24. UKIP got 25% of the vote in Sandwich in May which can only be considered a poor result in comparison with the rest of East Kent. I struggle to believe that any Huguenot history has any bearing on modern voting patterns

  25. Two replies, not directly about this seat.

    First, H. Hemmelig, I am deadly serious about Toton marshalling yard, although relocation of parliament to near Birmingham or Manchester airports strikes me as more likely,

    Since it was rebuilt in the 1830s, Westminster has presided over the decline of the United Kingdom rom being the major world super party to being a medium-sized nation within Europe, being detroyed by a decadent capital along the lines of early twentieth century Vienna. At national level we need organizational re-engineering including rebuilding of the national headquarters to sweep away the plethora of organizational cobwebs.

    During the last parliment, I was quite critical of John Bercow on the Buckingham thread. However, The Speaker is miles ahead of the political parties, and the large majority of MPs in relation to parliamentary reform to take account of the online based society. We ought to support Bercow on this.

    Organizational change can be uncomforable, but MPs would be far happier in a House of ommons more fit for purpose, and in many cases might find a more comfortable niche in English Regional Assemblies.

    I am sure the Royal family could find some niche houses in the Derby Dales, of a more comfortable size than Buckingham Palace. They could make more money by opening Buckingham Palce to the public.

    The Government could make money by selling off property in and around Whitehall and replacing it on cheaper sites elsewhere. They would also make planning gains as a result of the redevelopment.

    On other gossip, having been born in Bromley and speaking not unlike Mr. Heath myself, I am comforted by the points about our North-West Kent accents. it is just another example of how London has destroyed the local culture of surrounding areas, particularly the Kentish culture which should ompare in strength with say Yorkshire or Lancashire.

    Sadly, the local accdents, and related culture, in Thanet have almost entirely disappeared. The country people and fisherman had accents until about three generations ago more like the West Countrythan those of today. My great uncle and great aunt spoke that way. The fishermen’s accent was different from that of the rural villagers. Perhaps there ought to be a movement to preserve and recreate Kentish English.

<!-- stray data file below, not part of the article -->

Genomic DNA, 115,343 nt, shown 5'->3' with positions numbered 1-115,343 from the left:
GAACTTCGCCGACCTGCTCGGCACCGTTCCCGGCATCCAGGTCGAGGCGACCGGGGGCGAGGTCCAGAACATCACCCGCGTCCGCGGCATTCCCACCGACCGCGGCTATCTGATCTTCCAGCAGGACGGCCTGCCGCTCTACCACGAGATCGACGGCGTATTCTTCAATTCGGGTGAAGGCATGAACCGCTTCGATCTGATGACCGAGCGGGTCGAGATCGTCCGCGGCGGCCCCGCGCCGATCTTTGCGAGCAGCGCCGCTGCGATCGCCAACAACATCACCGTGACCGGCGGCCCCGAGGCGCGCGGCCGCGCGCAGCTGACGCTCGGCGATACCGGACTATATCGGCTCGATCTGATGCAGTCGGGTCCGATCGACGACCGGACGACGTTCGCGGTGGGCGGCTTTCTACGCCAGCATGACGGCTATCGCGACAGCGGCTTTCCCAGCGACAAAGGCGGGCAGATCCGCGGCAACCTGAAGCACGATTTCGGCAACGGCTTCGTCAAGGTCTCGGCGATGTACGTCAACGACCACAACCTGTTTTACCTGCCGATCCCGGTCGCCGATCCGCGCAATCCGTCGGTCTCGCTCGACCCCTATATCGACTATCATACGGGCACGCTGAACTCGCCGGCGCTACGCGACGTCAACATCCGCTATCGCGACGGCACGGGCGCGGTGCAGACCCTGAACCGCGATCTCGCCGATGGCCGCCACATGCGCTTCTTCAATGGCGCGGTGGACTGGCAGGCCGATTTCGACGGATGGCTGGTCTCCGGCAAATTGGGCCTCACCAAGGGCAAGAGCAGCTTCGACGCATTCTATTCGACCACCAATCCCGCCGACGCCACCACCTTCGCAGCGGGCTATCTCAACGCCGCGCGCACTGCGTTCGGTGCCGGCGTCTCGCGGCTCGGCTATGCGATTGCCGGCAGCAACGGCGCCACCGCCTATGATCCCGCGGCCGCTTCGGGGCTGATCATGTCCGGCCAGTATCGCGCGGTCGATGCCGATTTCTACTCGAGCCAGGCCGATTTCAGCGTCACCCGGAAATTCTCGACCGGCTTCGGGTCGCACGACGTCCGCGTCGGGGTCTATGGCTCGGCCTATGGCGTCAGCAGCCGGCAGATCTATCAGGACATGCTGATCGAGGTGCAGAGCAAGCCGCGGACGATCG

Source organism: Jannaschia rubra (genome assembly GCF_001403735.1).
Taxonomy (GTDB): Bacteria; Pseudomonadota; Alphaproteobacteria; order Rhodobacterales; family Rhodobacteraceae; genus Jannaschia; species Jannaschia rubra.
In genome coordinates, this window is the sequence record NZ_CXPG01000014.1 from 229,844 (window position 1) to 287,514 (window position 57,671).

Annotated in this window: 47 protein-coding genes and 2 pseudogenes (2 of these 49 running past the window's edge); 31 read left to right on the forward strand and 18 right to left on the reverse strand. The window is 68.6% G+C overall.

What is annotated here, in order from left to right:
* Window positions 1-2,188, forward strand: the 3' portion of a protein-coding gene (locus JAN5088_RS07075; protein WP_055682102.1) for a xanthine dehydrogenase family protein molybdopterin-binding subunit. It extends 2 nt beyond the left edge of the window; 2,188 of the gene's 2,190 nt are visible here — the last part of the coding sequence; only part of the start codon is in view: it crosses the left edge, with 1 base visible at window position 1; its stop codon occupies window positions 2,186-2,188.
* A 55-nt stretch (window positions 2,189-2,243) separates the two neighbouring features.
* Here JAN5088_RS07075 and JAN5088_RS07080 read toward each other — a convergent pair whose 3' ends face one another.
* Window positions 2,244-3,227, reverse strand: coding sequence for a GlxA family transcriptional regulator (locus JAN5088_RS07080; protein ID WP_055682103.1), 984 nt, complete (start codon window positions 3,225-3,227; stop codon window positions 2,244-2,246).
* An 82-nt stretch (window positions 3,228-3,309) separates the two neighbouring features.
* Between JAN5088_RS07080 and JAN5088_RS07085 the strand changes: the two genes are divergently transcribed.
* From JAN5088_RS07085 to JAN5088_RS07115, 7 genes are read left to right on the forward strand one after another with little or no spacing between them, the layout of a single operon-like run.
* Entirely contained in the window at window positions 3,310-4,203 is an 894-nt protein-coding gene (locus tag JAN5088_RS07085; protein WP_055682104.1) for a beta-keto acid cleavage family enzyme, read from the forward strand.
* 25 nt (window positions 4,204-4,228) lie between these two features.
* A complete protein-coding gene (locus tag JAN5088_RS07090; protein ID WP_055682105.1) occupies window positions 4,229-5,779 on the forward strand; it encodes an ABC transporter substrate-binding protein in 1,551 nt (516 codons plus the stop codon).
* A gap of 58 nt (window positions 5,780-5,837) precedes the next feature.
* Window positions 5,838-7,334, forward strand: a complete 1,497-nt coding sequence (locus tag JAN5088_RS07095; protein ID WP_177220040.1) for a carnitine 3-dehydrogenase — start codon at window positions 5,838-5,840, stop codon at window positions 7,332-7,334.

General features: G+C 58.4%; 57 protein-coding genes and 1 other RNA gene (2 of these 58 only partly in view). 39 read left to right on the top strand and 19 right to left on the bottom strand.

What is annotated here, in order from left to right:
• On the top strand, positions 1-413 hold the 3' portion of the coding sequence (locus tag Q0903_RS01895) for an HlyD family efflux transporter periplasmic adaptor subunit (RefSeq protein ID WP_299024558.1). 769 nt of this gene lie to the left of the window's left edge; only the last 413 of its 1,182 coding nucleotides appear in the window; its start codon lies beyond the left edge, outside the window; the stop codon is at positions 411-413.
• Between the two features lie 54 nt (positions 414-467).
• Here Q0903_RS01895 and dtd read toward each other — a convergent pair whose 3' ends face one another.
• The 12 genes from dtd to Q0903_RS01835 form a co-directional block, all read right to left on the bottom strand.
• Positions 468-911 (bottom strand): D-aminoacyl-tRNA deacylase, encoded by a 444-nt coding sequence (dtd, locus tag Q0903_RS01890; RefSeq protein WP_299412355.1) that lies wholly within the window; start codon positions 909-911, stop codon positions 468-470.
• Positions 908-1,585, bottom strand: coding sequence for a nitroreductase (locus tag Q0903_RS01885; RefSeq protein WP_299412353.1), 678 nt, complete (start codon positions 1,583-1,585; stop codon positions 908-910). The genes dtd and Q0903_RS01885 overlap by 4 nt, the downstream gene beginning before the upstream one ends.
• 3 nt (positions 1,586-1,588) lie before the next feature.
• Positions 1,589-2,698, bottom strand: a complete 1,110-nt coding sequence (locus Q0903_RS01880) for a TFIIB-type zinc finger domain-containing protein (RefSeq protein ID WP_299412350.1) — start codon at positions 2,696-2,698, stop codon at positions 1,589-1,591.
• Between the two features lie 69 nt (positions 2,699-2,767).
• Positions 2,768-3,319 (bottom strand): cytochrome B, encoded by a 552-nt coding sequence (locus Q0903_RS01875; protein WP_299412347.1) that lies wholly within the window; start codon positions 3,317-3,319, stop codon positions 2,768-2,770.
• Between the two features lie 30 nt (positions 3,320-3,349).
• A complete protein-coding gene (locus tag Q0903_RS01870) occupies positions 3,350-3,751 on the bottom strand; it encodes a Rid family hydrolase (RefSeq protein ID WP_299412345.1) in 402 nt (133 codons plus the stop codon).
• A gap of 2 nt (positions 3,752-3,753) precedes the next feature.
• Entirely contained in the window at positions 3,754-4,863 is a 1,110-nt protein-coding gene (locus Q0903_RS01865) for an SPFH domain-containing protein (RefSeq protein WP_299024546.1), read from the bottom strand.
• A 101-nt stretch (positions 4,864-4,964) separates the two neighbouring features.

26. Pete, agreed in relation to Huguenot history specifically, but the point is that there is an outward looking culture in Sandwich which does not fit well with UKIP. Without looking it up or being told, I would have guessed that the UKIP vote in Sandwich was lower that 25%.

  27. Frederic

    To some extent I understand what you are saying and, though it will be a great shame historically speaking, the time might eventually come when the national government has to move out of London.

    However, you know as well as I do that the enormous egos of politicians and senior civil servants will demand the new seat of government be suitably grand. Meanwhile, regional jealousies will prevent it being moved to major cities like Manchester or Birmingham. As with the Australians, we will have to choose a smaller, more neutral place with some element of grandeur and excellent transport links…….York would be an excellent bet IMO.

    Your comments on the NW Kent accent are very interesting and do concur with my own experience.

  28. Yes, I do know about the MPs and civil servants egos. They are a major part of the problem that needs to be addressed.

    York is one of very few places I can think of in the North that are already overheated in terms of infrastructure. There is open land in the North of the City which belongs to two public schools, which I suppose could be subject to compulsory puchase, and a hospital. From my own personal experience, nothing would please me more than such a demolition, but I would point out that Sir Jeremy Heywood, the Cabinet Secretary, went to Bootham School and might have different views.

  29. Kentish dialects historically tended to be very conservative, often preserving features of the language that had long fallen out of use in other parts of the country. It’s unfortunate if this kind of richness in the language is lost but it’s not a problem confined to Kent I’m afraid.